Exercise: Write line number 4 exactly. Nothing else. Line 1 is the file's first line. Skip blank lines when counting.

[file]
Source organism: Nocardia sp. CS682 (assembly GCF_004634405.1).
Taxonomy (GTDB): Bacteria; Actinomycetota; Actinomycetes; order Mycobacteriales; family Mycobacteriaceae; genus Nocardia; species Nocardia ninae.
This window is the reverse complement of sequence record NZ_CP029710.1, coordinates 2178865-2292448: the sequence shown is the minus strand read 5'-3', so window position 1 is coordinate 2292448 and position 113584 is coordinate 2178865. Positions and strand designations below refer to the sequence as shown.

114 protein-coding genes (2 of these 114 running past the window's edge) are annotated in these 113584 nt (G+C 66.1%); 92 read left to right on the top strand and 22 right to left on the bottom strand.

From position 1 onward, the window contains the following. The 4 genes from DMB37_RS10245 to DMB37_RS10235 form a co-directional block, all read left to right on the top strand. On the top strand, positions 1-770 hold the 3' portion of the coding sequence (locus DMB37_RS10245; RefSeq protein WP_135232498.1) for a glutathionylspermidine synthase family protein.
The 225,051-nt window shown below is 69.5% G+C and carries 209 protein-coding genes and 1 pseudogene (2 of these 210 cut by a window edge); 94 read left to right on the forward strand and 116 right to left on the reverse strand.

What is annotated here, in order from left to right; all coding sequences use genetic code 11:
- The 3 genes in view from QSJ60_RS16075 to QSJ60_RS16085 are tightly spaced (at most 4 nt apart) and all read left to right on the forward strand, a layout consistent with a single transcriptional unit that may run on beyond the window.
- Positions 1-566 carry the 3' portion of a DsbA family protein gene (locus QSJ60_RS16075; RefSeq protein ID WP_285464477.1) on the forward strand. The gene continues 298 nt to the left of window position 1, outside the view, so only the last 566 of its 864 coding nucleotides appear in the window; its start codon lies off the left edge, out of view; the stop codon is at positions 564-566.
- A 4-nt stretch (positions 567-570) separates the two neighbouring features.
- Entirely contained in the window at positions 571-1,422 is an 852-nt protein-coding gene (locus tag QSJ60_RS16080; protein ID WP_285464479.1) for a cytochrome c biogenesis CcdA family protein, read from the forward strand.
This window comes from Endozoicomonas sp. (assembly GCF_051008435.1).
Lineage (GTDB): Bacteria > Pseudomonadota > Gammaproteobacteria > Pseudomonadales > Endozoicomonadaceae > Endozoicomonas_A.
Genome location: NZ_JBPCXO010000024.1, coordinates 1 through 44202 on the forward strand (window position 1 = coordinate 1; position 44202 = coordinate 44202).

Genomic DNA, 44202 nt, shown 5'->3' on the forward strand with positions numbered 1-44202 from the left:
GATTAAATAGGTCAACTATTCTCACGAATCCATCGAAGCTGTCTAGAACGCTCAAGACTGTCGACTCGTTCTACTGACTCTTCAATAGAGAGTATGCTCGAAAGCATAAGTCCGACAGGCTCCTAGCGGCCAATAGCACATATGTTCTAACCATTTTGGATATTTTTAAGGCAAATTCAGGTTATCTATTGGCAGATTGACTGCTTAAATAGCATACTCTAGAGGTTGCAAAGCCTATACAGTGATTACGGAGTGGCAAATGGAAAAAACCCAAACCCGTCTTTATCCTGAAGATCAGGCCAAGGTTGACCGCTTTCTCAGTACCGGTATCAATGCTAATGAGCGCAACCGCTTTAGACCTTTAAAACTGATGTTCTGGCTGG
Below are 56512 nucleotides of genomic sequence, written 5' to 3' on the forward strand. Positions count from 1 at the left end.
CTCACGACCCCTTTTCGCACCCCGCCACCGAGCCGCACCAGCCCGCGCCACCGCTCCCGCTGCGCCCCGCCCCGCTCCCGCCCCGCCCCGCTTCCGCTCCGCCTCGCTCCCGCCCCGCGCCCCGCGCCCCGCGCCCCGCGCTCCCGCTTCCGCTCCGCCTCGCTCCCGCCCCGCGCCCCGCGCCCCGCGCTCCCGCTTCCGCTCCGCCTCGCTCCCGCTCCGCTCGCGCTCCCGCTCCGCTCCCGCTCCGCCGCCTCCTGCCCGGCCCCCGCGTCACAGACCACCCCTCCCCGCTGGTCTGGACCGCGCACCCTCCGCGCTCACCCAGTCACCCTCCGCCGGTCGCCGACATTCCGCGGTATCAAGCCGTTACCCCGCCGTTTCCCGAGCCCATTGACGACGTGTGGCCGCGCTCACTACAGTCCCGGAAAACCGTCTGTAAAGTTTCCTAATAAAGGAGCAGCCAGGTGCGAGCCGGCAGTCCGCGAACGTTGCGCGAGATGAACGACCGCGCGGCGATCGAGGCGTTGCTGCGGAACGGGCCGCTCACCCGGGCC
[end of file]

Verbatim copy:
114 protein-coding genes (2 of these 114 running past the window's edge) are annotated in these 113584 nt (G+C 66.1%); 92 read left to right on the top strand and 22 right to left on the bottom strand.